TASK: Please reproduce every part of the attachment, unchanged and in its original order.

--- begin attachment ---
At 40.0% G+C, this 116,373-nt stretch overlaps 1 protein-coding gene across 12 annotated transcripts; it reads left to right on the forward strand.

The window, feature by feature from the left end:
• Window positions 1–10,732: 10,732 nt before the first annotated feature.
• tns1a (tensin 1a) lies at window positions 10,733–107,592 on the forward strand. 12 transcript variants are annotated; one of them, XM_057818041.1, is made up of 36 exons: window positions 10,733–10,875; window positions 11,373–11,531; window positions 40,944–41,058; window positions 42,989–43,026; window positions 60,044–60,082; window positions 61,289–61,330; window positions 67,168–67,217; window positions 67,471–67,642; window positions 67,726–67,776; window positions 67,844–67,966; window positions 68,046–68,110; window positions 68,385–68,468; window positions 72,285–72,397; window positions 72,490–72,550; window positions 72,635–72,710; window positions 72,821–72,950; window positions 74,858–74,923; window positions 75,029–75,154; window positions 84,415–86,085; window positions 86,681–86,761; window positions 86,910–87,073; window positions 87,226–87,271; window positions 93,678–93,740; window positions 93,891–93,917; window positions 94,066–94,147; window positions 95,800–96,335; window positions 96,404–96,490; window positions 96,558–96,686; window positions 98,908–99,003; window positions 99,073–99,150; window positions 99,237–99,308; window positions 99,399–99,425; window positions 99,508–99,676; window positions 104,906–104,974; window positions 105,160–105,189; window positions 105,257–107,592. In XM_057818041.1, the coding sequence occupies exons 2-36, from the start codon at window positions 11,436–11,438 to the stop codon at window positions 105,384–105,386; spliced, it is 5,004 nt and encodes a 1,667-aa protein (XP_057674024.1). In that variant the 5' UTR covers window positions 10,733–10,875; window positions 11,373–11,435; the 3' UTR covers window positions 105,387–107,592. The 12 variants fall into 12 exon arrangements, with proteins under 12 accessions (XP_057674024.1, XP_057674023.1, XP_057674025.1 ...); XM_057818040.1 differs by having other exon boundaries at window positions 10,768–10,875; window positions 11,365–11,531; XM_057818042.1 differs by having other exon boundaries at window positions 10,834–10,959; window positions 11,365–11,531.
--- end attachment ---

At 40.0% G+C, this 116,373-nt stretch overlaps 1 protein-coding gene across 12 annotated transcripts; it reads left to right on the forward strand.

The window, feature by feature from the left end:
• Window positions 1–10,732: 10,732 nt before the first annotated feature.
• tns1a (tensin 1a) lies at window positions 10,733–107,592 on the forward strand. 12 transcript variants are annotated; one of them, XM_057818041.1, is made up of 36 exons: window positions 10,733–10,875; window positions 11,373–11,531; window positions 40,944–41,058; window positions 42,989–43,026; window positions 60,044–60,082; window positions 61,289–61,330; window positions 67,168–67,217; window positions 67,471–67,642; window positions 67,726–67,776; window positions 67,844–67,966; window positions 68,046–68,110; window positions 68,385–68,468; window positions 72,285–72,397; window positions 72,490–72,550; window positions 72,635–72,710; window positions 72,821–72,950; window positions 74,858–74,923; window positions 75,029–75,154; window positions 84,415–86,085; window positions 86,681–86,761; window positions 86,910–87,073; window positions 87,226–87,271; window positions 93,678–93,740; window positions 93,891–93,917; window positions 94,066–94,147; window positions 95,800–96,335; window positions 96,404–96,490; window positions 96,558–96,686; window positions 98,908–99,003; window positions 99,073–99,150; window positions 99,237–99,308; window positions 99,399–99,425; window positions 99,508–99,676; window positions 104,906–104,974; window positions 105,160–105,189; window positions 105,257–107,592. In XM_057818041.1, the coding sequence occupies exons 2-36, from the start codon at window positions 11,436–11,438 to the stop codon at window positions 105,384–105,386; spliced, it is 5,004 nt and encodes a 1,667-aa protein (XP_057674024.1). In that variant the 5' UTR covers window positions 10,733–10,875; window positions 11,373–11,435; the 3' UTR covers window positions 105,387–107,592. The 12 variants fall into 12 exon arrangements, with proteins under 12 accessions (XP_057674024.1, XP_057674023.1, XP_057674025.1 ...); XM_057818040.1 differs by having other exon boundaries at window positions 10,768–10,875; window positions 11,365–11,531; XM_057818042.1 differs by having other exon boundaries at window positions 10,834–10,959; window positions 11,365–11,531.